Migration as a climate change adaptation strategy: A gender perspective
Migration as a climate change adaptation strategy: A gender perspective.
Side Event 14.11.2017, 3.15pm:
- Eleanor Blomstrom, Women’s Environment and Development Organization (WEDO), “Climate Change and Migration in the Dry Corridor of Central America”. Presentation
- Dina Ionesco, Head of Division, Migration, Environment and Climate Change, International Organization for Migration (IOM)
- Ndey Fatou Jobe, Deputy Executive Director, Women's Bureau, Banjul, The Gambia
- Dr. Ursula Schäfer-Preuss, Vice-President, UN Women National Committee Germany, and former Vice-President, Knowledge Management and Sustainable Development, Asian Development Bank (ADB)
Below you will find various backfround material for the side event "Migration as a climate change adaptation strategy: A gender perspective", organised by the State Chancellery of North Rhine-Westphalia, the Deutsche Gesellschaft für Internationale Zusammenarbeit GmbH (GIZ) and UN Women Nationales Komitee Deutschland on behalf of the netzwork Gender@international Bonn.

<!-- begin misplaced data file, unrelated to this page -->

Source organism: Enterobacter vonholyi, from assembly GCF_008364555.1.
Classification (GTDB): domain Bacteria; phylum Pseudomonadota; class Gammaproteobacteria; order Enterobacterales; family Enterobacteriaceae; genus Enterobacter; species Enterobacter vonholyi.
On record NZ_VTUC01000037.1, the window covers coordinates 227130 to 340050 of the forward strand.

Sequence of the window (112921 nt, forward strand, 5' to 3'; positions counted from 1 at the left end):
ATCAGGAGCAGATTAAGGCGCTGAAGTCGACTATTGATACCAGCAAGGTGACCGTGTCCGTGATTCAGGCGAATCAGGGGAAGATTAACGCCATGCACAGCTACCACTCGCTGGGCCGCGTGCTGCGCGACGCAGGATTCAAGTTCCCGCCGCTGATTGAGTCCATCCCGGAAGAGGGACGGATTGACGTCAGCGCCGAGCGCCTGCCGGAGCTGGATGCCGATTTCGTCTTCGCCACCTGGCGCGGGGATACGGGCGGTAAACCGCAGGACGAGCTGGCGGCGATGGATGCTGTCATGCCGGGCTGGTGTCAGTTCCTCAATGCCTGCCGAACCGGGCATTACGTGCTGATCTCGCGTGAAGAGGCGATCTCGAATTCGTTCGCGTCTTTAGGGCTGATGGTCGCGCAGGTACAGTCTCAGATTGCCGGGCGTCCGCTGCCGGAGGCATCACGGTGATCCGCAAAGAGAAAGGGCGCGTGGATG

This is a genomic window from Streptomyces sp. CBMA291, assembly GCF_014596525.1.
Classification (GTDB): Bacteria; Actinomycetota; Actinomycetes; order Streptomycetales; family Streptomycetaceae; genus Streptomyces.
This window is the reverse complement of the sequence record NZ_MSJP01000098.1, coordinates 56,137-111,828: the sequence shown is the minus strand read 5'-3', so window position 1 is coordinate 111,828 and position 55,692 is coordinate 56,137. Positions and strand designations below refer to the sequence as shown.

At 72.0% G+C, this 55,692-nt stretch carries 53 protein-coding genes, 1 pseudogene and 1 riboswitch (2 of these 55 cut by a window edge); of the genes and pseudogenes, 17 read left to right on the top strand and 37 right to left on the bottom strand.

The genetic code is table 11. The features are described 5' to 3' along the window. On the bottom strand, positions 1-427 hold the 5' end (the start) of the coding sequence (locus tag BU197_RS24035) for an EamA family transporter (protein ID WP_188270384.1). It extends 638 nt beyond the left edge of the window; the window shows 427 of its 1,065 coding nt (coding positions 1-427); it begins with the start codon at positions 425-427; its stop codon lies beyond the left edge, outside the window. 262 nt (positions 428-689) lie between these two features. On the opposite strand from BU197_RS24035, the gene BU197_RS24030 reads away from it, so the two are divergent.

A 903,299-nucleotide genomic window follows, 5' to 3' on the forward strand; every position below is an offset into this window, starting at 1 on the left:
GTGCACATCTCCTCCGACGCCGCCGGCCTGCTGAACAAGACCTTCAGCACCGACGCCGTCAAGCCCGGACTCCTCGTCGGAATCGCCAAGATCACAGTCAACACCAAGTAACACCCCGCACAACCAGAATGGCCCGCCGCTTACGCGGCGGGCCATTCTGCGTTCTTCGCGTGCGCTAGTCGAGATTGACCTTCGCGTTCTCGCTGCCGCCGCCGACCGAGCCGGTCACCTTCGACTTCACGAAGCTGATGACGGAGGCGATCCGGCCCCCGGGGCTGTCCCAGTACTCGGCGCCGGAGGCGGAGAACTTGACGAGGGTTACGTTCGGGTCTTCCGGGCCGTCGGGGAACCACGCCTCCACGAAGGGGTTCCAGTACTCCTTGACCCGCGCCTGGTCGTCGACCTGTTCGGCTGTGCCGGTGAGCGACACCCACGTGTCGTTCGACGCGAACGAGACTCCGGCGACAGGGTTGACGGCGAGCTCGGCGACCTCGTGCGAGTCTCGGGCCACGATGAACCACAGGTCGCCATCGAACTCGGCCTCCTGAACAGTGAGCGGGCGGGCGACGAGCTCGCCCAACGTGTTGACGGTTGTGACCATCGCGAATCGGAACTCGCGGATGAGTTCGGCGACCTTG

Facts and Figures
Note on data and evidence: Gender-disaggregated data is missing.
- “While the linkages between migration, environment and climate change are now widely studied, discussions within public, policy and academic realms regarding environmental migration are often gender-neutral and few studies make the link between migration, environment and gender” (IOM Brief 13).
- “The effects of climate change on population movements are likely to adversely and disproportionately impact poor and vulnerable populationgroups, especially women. While research on climate change-induced migration in itself is scarce, its impact on women is under-explored” (Chindarkar 2012).